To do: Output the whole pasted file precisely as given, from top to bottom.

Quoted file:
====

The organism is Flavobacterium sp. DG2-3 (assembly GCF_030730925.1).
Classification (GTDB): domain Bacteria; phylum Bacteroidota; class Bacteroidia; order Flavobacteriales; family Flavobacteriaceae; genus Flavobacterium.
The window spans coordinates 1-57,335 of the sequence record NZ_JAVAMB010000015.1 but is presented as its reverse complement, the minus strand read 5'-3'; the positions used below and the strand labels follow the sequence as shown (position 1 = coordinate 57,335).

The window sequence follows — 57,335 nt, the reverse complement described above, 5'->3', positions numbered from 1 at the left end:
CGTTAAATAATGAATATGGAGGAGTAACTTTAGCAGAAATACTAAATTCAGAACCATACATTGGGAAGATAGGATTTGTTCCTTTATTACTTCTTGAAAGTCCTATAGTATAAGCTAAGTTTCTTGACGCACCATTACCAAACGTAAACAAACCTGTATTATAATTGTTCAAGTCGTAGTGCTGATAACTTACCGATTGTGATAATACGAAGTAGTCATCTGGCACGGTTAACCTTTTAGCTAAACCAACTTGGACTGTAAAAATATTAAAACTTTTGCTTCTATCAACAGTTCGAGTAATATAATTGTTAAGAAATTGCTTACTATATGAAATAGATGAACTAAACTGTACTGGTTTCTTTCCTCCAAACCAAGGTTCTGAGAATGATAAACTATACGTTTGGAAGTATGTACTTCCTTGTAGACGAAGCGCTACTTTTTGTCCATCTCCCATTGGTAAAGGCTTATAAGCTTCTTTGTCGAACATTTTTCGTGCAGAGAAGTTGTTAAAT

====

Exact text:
The organism is Flavobacterium sp. DG2-3 (assembly GCF_030730925.1).
Classification (GTDB): domain Bacteria; phylum Bacteroidota; class Bacteroidia; order Flavobacteriales; family Flavobacteriaceae; genus Flavobacterium.
The window spans coordinates 1-57,335 of the sequence record NZ_JAVAMB010000015.1 but is presented as its reverse complement, the minus strand read 5'-3'; the positions used below and the strand labels follow the sequence as shown (position 1 = coordinate 57,335).

The window sequence follows — 57,335 nt, the reverse complement described above, 5'->3', positions numbered from 1 at the left end:
CGTTAAATAATGAATATGGAGGAGTAACTTTAGCAGAAATACTAAATTCAGAACCATACATTGGGAAGATAGGATTTGTTCCTTTATTACTTCTTGAAAGTCCTATAGTATAAGCTAAGTTTCTTGACGCACCATTACCAAACGTAAACAAACCTGTATTATAATTGTTCAAGTCGTAGTGCTGATAACTTACCGATTGTGATAATACGAAGTAGTCATCTGGCACGGTTAACCTTTTAGCTAAACCAACTTGGACTGTAAAAATATTAAAACTTTTGCTTCTATCAACAGTTCGAGTAATATAATTGTTAAGAAATTGCTTACTATATGAAATAGATGAACTAAACTGTACTGGTTTCTTTCCTCCAAACCAAGGTTCTGAGAATGATAAACTATACGTTTGGAAGTATGTACTTCCTTGTAGACGAAGCGCTACTTTTTGTCCATCTCCCATTGGTAAAGGCTTATAAGCTTCTTTGTCGAACATTTTTCGTGCAGAGAAGTTGTTAAAT